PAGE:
Officials said 29 people had been hospitalised in the explosion, which police are treating as a terror attack, and witnesses described scenes of terror and panic as the blast sent a “fireball” and a “wall of flame” through the carriage.At least one child was hurt after a photo emerged of a schoolgirl with burned legs.

Almost half of the injured were hurt in a stampede following the explosion. The rest suffered burns when the homemade device exploded.

One witness, Richard Aylmer-Hall said: “I was blissfully reading my paper and listening to a podcast and suddenly the whole world charged past me down the platform, down the Tube.

“There was panic, lots of people shouting, screaming, lots of screaming.

“There was a woman on the platform who said she had seen a bag, a flash and a bang, so obviously something had gone off.

“It was an absolutely packed, rush-hour District Line train from Wimbledon to Edgware Road.

“I saw crying women, there was lots of shouting and screaming, there was a bit of a crush on the stairs going down to the streets.

“Some people got pushed over and trampled on, I saw two women being treated by ambulance crews.”Since then, every emergency vehicle in London has gone past me, fire engines, ambulances, every type of police vehicle.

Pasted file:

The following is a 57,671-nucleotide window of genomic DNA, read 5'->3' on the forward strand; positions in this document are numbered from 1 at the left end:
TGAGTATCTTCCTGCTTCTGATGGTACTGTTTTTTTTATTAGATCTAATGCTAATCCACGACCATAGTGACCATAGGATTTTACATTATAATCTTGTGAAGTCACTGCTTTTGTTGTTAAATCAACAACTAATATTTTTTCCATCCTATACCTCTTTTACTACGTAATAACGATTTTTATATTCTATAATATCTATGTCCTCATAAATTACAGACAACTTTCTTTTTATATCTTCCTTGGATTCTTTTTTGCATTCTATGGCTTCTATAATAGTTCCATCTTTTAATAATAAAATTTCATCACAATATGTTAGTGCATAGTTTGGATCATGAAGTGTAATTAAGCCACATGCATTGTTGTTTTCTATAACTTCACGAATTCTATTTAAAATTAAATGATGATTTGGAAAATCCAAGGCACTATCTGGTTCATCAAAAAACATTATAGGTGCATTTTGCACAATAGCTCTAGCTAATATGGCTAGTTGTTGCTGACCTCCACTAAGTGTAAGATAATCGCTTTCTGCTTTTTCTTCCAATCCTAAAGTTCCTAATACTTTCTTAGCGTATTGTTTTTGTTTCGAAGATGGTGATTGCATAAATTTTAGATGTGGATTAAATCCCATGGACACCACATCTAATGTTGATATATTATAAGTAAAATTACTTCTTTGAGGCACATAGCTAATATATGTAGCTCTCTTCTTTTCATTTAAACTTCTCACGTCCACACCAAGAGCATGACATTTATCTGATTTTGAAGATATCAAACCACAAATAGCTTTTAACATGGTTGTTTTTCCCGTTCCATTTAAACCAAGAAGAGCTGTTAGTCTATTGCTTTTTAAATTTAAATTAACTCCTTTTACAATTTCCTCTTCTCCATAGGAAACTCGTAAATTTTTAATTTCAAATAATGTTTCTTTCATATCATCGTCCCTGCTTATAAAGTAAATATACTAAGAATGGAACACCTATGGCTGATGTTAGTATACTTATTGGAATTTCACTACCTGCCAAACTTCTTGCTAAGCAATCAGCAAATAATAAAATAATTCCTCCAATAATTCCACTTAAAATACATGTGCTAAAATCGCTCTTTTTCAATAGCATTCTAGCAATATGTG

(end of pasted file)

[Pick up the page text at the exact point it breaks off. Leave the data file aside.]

“I don’t think anyone was hurt by the actual device or whatever it was.”

Another passenger said: “I heard a really loud explosion – when I looked back there appeared to be a bag but I don’t know if it’s associated with it.

“I saw people with minor injuries, burnings to the face, arms, legs, multiple casualties in that way.

“People were helping each other.”

Ryan Barnett was caught up in the crush in the stairwell of the Tube station. He heard of victims with burn injuries and reported seeing some commuters taking selfies on the platform.


Mr Barnett said: “I was sitting there, headphones in, at Parsons Green, the doors open fine, I’m not really paying attention and all of a sudden hundreds of people run past me screaming a mixture of ‘stampede’, ‘attack’, ‘terrorist’, ‘explosion’, ‘get off the train’, ‘everyone run’.“Parsons Green station has a staircase at the front of the carriage where the train pulls up – I’m running and keeping my head down because there might be gunfire and on to the staircase.

“But when I was on the staircase, the stewards and other passengers, they are shouting ‘stop, stop, stop’, so I ended up squashed on the staircase, people were falling over, people fainting, crying, there were little kids clinging on to the back of me.

“It is absolute chaos, it was quite scary because at one stage we thought we might be trapped there – I heard a pregnant woman lost her shoes and had fallen over.”

A third witness said she saw “blood on the floor” and “people running down the stairs screaming ‘get out’”.